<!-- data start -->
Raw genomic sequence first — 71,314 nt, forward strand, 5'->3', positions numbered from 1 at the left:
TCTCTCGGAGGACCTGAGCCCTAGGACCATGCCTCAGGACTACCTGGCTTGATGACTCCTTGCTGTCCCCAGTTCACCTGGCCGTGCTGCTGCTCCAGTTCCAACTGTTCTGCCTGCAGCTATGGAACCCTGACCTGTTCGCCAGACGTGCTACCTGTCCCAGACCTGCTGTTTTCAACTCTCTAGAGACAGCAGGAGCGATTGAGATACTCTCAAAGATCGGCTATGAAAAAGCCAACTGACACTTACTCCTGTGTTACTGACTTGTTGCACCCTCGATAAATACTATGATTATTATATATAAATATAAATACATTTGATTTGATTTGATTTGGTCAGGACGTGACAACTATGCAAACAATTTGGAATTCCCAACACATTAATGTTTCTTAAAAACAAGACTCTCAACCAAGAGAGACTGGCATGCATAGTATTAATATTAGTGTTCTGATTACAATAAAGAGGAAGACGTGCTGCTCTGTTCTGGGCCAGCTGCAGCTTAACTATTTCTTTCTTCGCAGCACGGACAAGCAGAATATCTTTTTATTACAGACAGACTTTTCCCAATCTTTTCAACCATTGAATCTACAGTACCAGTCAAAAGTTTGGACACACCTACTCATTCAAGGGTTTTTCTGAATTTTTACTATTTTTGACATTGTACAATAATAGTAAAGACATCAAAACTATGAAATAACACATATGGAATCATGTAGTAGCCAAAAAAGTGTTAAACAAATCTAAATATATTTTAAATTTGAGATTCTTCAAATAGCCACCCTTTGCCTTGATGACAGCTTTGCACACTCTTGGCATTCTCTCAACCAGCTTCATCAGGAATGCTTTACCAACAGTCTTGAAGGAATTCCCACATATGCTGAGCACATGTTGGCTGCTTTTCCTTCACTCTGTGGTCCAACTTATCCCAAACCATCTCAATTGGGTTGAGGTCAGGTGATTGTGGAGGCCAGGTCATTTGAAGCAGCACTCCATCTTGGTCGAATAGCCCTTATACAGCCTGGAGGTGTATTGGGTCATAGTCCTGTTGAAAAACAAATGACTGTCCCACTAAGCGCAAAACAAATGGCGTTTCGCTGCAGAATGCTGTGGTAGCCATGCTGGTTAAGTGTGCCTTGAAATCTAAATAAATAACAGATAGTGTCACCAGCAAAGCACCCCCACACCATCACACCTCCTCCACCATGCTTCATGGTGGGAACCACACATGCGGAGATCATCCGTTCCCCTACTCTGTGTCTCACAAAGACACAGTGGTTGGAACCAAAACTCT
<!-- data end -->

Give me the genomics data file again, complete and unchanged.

Raw genomic sequence first — 71,314 nt, forward strand, 5'->3', positions numbered from 1 at the left:
TCTCTCGGAGGACCTGAGCCCTAGGACCATGCCTCAGGACTACCTGGCTTGATGACTCCTTGCTGTCCCCAGTTCACCTGGCCGTGCTGCTGCTCCAGTTCCAACTGTTCTGCCTGCAGCTATGGAACCCTGACCTGTTCGCCAGACGTGCTACCTGTCCCAGACCTGCTGTTTTCAACTCTCTAGAGACAGCAGGAGCGATTGAGATACTCTCAAAGATCGGCTATGAAAAAGCCAACTGACACTTACTCCTGTGTTACTGACTTGTTGCACCCTCGATAAATACTATGATTATTATATATAAATATAAATACATTTGATTTGATTTGATTTGGTCAGGACGTGACAACTATGCAAACAATTTGGAATTCCCAACACATTAATGTTTCTTAAAAACAAGACTCTCAACCAAGAGAGACTGGCATGCATAGTATTAATATTAGTGTTCTGATTACAATAAAGAGGAAGACGTGCTGCTCTGTTCTGGGCCAGCTGCAGCTTAACTATTTCTTTCTTCGCAGCACGGACAAGCAGAATATCTTTTTATTACAGACAGACTTTTCCCAATCTTTTCAACCATTGAATCTACAGTACCAGTCAAAAGTTTGGACACACCTACTCATTCAAGGGTTTTTCTGAATTTTTACTATTTTTGACATTGTACAATAATAGTAAAGACATCAAAACTATGAAATAACACATATGGAATCATGTAGTAGCCAAAAAAGTGTTAAACAAATCTAAATATATTTTAAATTTGAGATTCTTCAAATAGCCACCCTTTGCCTTGATGACAGCTTTGCACACTCTTGGCATTCTCTCAACCAGCTTCATCAGGAATGCTTTACCAACAGTCTTGAAGGAATTCCCACATATGCTGAGCACATGTTGGCTGCTTTTCCTTCACTCTGTGGTCCAACTTATCCCAAACCATCTCAATTGGGTTGAGGTCAGGTGATTGTGGAGGCCAGGTCATTTGAAGCAGCACTCCATCTTGGTCGAATAGCCCTTATACAGCCTGGAGGTGTATTGGGTCATAGTCCTGTTGAAAAACAAATGACTGTCCCACTAAGCGCAAAACAAATGGCGTTTCGCTGCAGAATGCTGTGGTAGCCATGCTGGTTAAGTGTGCCTTGAAATCTAAATAAATAACAGATAGTGTCACCAGCAAAGCACCCCCACACCATCACACCTCCTCCACCATGCTTCATGGTGGGAACCACACATGCGGAGATCATCCGTTCCCCTACTCTGTGTCTCACAAAGACACAGTGGTTGGAACCAAAACTCT